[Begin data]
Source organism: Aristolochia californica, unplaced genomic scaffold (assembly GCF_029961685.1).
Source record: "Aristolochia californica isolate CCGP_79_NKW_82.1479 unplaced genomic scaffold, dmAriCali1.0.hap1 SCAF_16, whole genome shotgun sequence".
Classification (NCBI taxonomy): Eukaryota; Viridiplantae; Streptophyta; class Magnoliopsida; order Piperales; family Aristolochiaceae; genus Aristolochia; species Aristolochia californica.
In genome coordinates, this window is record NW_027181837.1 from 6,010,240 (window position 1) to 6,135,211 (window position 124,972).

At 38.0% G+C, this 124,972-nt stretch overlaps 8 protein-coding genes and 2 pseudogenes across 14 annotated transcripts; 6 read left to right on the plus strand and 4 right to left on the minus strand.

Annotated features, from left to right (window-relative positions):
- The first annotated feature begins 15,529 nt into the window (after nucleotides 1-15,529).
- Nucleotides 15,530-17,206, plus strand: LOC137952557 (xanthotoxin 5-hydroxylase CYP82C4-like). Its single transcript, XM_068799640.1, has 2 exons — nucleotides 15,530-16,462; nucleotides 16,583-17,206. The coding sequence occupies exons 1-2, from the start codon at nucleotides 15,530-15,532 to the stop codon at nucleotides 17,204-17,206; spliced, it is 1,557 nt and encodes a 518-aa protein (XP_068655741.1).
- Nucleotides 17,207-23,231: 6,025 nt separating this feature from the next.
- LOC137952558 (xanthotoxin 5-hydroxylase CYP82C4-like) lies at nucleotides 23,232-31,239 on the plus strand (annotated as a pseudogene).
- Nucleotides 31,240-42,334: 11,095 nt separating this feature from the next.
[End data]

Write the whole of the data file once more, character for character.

Source organism: Aristolochia californica, unplaced genomic scaffold (assembly GCF_029961685.1).
Source record: "Aristolochia californica isolate CCGP_79_NKW_82.1479 unplaced genomic scaffold, dmAriCali1.0.hap1 SCAF_16, whole genome shotgun sequence".
Classification (NCBI taxonomy): Eukaryota; Viridiplantae; Streptophyta; class Magnoliopsida; order Piperales; family Aristolochiaceae; genus Aristolochia; species Aristolochia californica.
In genome coordinates, this window is record NW_027181837.1 from 6,010,240 (window position 1) to 6,135,211 (window position 124,972).

At 38.0% G+C, this 124,972-nt stretch overlaps 8 protein-coding genes and 2 pseudogenes across 14 annotated transcripts; 6 read left to right on the plus strand and 4 right to left on the minus strand.

Annotated features, from left to right (window-relative positions):
- The first annotated feature begins 15,529 nt into the window (after nucleotides 1-15,529).
- Nucleotides 15,530-17,206, plus strand: LOC137952557 (xanthotoxin 5-hydroxylase CYP82C4-like). Its single transcript, XM_068799640.1, has 2 exons — nucleotides 15,530-16,462; nucleotides 16,583-17,206. The coding sequence occupies exons 1-2, from the start codon at nucleotides 15,530-15,532 to the stop codon at nucleotides 17,204-17,206; spliced, it is 1,557 nt and encodes a 518-aa protein (XP_068655741.1).
- Nucleotides 17,207-23,231: 6,025 nt separating this feature from the next.
- LOC137952558 (xanthotoxin 5-hydroxylase CYP82C4-like) lies at nucleotides 23,232-31,239 on the plus strand (annotated as a pseudogene).
- Nucleotides 31,240-42,334: 11,095 nt separating this feature from the next.